Debunking the Virgin Myth

I recently watched an episode of Game of Thrones in which two characters were conversing about a bride being free to marry another man based on an absurd notion. Basically, since the purported virgin bride did not bleed on the bedsheets on her first wedding night, the first marriage was never consummated and she could now be married off in a second marriage. Let’s ignore the fact that this second marriage would unite two prominent families and just focus on debunking what I like to call the virgin myth.

Let’s start with a solid fact: not every virgin bleeds during her first vaginal sexual intercourse experience.

Another solid fact is that nearly every female human is born with a hymen, which is a piece of fringed tissue that is filled with blood vessels and located in between the two folds of the vulva. The hymen develops during the third or fourth month of pregnancy, and the reason for its development is still a bit of a mystery.

Hymens, just like vulva, come in a wide variety of shapes and sizes, which means no two are alike. The hymen doesn’t actually cover the vaginal opening. Instead, the hymen creates folds that cause the opening of the vagina to be smaller in size than it would be without a hymen being present. The size of the hymen opening can be small enough to prevent some women from using tampons during menstruation.

In rare cases, the hymen opening is too small and requires a minor surgical procedure to open it enough to allow for menstruation blood to pass out of the vagina.

As a female grows, the folds of her hymen will open up, stretch and sometimes even tear during activity. Some girls will not realize this is even happening while others may have spotting, or a small amount of vaginal bleeding appearing in her underwear from time to time. Spotting is not generally harmful.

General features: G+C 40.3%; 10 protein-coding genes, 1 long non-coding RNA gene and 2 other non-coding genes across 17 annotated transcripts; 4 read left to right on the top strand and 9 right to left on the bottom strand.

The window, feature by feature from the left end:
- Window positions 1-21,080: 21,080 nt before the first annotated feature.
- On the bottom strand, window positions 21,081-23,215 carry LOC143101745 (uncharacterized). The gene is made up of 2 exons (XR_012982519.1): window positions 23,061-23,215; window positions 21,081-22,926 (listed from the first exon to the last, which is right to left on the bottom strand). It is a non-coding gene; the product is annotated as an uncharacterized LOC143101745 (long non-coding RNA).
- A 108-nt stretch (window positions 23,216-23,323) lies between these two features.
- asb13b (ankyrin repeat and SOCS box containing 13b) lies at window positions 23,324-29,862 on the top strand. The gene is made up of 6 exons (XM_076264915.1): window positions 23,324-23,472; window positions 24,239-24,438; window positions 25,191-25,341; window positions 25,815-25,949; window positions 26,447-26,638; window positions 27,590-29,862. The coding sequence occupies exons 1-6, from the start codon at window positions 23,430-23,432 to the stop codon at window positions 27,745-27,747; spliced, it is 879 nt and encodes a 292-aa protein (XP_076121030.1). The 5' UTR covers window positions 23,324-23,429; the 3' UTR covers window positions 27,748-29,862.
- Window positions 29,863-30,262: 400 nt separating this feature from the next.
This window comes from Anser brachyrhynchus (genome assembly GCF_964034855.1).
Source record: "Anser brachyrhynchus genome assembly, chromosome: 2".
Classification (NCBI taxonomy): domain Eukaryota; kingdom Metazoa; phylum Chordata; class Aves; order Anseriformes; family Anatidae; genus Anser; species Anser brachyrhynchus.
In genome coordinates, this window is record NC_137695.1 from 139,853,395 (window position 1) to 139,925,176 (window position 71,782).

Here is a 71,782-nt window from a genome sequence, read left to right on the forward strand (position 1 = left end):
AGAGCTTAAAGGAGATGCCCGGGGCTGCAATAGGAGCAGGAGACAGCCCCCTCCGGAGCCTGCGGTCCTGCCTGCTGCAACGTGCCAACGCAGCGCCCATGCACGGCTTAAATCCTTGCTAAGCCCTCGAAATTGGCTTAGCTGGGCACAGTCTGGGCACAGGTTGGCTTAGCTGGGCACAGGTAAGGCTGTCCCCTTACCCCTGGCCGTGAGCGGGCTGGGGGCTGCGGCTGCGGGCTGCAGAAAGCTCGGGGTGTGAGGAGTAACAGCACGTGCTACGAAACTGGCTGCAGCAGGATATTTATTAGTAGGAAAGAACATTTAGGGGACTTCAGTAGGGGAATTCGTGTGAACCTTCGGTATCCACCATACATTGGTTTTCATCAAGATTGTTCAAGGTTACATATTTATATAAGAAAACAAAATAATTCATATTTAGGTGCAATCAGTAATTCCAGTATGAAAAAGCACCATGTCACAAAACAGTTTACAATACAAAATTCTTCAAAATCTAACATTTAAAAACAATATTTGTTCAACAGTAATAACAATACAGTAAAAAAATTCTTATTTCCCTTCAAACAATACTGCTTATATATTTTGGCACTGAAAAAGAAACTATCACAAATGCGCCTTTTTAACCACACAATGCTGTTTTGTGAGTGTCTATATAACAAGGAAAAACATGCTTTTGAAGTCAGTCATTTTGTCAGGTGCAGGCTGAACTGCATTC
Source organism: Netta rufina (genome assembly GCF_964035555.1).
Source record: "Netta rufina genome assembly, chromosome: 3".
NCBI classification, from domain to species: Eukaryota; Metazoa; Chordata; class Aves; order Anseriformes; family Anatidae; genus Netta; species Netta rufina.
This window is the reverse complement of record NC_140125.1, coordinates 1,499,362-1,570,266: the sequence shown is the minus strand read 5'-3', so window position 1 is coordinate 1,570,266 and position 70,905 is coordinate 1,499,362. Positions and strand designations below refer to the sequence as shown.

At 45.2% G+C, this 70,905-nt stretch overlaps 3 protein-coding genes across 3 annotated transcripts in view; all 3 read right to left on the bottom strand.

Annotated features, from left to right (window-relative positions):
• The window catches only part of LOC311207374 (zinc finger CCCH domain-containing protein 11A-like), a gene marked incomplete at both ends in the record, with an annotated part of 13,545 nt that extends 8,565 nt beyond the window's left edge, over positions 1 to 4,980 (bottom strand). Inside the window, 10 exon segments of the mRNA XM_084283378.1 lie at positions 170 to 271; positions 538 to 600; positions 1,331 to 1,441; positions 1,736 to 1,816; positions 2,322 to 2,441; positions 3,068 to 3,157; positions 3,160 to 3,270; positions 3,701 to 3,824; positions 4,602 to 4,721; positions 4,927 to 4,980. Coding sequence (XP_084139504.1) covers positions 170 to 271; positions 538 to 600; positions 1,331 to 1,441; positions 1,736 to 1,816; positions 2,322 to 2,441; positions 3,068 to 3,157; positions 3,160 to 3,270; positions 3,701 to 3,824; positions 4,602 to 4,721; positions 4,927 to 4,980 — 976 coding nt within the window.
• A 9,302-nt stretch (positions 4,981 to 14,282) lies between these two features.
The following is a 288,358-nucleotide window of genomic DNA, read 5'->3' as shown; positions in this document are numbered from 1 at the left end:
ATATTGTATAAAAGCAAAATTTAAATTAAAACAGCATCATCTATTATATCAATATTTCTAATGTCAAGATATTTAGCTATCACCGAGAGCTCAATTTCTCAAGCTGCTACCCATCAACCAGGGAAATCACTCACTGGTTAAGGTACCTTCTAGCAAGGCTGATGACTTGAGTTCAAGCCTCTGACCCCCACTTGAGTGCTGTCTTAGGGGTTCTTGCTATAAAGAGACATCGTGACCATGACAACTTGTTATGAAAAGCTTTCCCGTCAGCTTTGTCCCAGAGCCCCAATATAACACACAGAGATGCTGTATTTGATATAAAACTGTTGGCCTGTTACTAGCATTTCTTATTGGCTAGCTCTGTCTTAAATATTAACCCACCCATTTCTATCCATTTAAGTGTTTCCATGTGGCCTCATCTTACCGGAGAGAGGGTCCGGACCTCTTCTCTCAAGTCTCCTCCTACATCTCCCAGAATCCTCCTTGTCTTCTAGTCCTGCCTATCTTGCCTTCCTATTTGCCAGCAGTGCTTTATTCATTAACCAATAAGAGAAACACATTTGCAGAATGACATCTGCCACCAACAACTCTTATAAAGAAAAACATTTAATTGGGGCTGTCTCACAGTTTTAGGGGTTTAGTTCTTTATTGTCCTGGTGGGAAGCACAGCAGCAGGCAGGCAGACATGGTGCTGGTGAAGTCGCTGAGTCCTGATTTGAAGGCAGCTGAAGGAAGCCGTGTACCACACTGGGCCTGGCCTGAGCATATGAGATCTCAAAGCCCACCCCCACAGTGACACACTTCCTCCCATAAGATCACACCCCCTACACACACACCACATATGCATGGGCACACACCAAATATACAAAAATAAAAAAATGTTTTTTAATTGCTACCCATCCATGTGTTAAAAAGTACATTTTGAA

Activities such as horseback riding and gymnastics, fingering oneself during self play or exploration, being fingered by a partner during sex play or using vaginal sex toys can all wear cause a hymen to wear down over time.

When a woman has sex for the first time, she may notice zero bleeding, a little bleeding or heavy bleeding. All of these possibilities are normal reactions to having vaginal sexual intercourse for the first time. The slang term “popping her cherry” refers to when a virgin bleeds during the loss of her virginity.

There are two schools of thought on the subject of women bleeding during their first vaginal sexual encounters. One theory is that the bleeding is associated with the amount of remaining hymen tissue and that this tissue ruptures during intercourse which causes blood on the bedsheets.

The other theory is that the hymen has absolutely nothing to do with bleeding after a woman’s first vaginal sexual intercourse encounter and everything to do with the virgin being nervous about the encounter and not being well lubricated during the sexual act. The lack of lubrication combined with possible tightness in the vagina and possible rushed entry from a penis can result in abrasions to the vagina which ca then bleed.

An article on the site best sums up virginity. “If a young woman has had a sexual relationship with her partner, and she feels she has lost her virginity, then she has, regardless of what actually happened to her hymen during the encounter.”

Whether or not a woman bleeds during her first vaginal sexual intercourse encounter is not an indicator of her virginity. The only way to know if a woman is or was a virgin during a sexual encounter is to ask her, which some people would consider an invasion of privacy. Bleeding or not bleeding after losing one’s virginity does not diminish a woman or her sexuality.

Virgins and non-virgins alike need to practice safe sexual encounters to reduce the risk of contracting a sexually transmitted disease and/or experiencing an unplanned pregnancy.


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